In our study, we observed an inverse association between dietary fiber intake and cancer death in men, but not in women. The observed gender difference may, in part, be due to the differences in leading organ sites for cancer death between men and women. Men have higher mortality rates of cancers of the head and neck, esophagus, liver, urinary bladder, and kidney compared to women. Considering data indicating that the risks of these cancers are influenced by several dietary factors including grains, fruits, and vegetables 27, our findings of protective effect of dietary fiber on total cancer death may have been due, in part, by lowering mortality of these specific cancers in men. Nonetheless, we can not rule out the possibility that our findings of different associations between dietary fiber intake and cancer death between men and women is due to chance. Future research might elucidate this finding.

Interestingly our study found that dietary fiber intake, especially from grains was inversely associated with risk of death from infectious and respiratory diseases. Inflammation, a predominant pathphysiologic response in many infectious and respiratory diseases, has been suggested to contribute the progression of these diseases 28. Studies have shown that dietary fiber has anti-inflammatory properties: dietary fiber intake was associated with lower levels of inflammation markers such as C-reactive protein, interlukin-6, and TNF-α-R2, which play roles in chronic inflammatory conditions 2932. The anti-inflammatory properties of dietary fiber could explain, in part, significant inverse associations of dietary fiber with infectious and respiratory diseases as well as with CVD death. The Iowa Women’s Health Study 33 found that women consuming a large amount of whole grain, rich sources of fiber, mineral, and other phytochemicals, had a 34% lower risk of death from non cardiovascular, non cancer inflammatory diseases (RRQ5 vs. Q1=0.66, 95% CI: 0.54–0.81, p-trend= 0.008) and a 40% lower risk of death from respiratory system diseases (RRQ5 vs. Q1=0.60, 95% CI:0.46–0.80, p-trend=0.006). Few other studies have also suggested that dietary fiber intake lowers risk of inflammatory diseases such as duodenal ulcer and diverticular disease 3435.

In this study, men in the highest quintile had a fiber intake of 29.4g/day vs. 12.6g/day in the lowest quintile. Meanwhile, women in the highest quintile had a fiber intake of 25.8g/d vs. 10.6g/day in the lowest quintile.  While it is encouraging that they note an inverse relationship between dietary fiber intake and a reduced risk of cancer, it's not even close to the fiber intake of many of those around here. Personally, I'm typically in the 80-100g/day range.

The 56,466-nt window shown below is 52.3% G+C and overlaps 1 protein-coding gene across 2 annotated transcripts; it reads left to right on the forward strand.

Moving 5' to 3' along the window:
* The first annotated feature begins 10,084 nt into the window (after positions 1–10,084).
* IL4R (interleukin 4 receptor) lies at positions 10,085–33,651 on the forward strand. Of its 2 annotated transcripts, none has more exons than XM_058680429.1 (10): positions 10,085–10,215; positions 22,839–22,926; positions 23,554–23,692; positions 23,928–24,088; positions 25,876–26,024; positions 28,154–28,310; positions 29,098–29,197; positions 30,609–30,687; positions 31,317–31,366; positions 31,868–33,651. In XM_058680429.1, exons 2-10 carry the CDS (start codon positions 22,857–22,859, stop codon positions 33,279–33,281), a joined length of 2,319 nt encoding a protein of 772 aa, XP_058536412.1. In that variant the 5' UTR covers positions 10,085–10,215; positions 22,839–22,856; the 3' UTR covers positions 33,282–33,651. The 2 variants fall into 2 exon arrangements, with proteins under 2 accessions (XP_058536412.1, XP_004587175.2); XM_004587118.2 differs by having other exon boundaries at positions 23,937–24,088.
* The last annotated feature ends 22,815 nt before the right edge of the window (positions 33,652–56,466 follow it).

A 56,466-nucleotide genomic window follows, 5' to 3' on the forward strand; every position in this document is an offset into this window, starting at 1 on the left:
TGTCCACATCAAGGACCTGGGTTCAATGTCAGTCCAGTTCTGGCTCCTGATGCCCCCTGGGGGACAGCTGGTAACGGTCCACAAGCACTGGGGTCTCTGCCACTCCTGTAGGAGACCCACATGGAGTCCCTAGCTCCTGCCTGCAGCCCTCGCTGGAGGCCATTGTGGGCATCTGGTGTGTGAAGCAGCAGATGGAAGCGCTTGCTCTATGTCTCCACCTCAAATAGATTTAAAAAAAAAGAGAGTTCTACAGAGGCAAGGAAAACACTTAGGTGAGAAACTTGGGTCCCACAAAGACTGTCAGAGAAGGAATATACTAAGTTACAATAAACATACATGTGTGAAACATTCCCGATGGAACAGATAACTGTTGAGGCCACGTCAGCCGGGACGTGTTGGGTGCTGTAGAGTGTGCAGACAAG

There are also some confounding variables here since the group with the highest fiber intake also smoked less and exercised more. Doesn't mean the relationship isn't there, just that there is a little more going on.

403165894_ScreenShot2020-05-01at9_09_53PM.png.67154d2b23a895e114b7fbfb7c4bc6fa.png

Interestingly our study found that dietary fiber intake, especially from grains was inversely associated with risk of death from infectious and respiratory diseases.

This above association is particularly interesting in light of everything taking place with COVID-19. It doesn't surprise me but it good to see nonetheless. 

 

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1 hour ago, drewab said:

Personally, I'm typically in the 80-100g/day range

Wow! This is impressive! What do you get the bulk of it from?

I just looked and according to Cronometer, over the last 4 weeks my average fiber intake is 73.8g, with average daily intake of 1929 kcalories.  Mine is mostly from legumes, flax and cacao nibs.

The study authors seem to address the confounding stuff like smoking:

"... our finding may be in part due to residual confounding by healthy lifestyle. However, we found significant inverse associations even after controlling for all these factors in multivariate models. In addition, inverse associations between dietary fiber intake and total and cause-specific deaths were observed in never smokers and in people with a BMI <25. Measurement error is always an inherent limitation in self-reported dietary assessment. Nevertheless, our measurement error correction analyses strengthened our associations."

Edited by Ron Put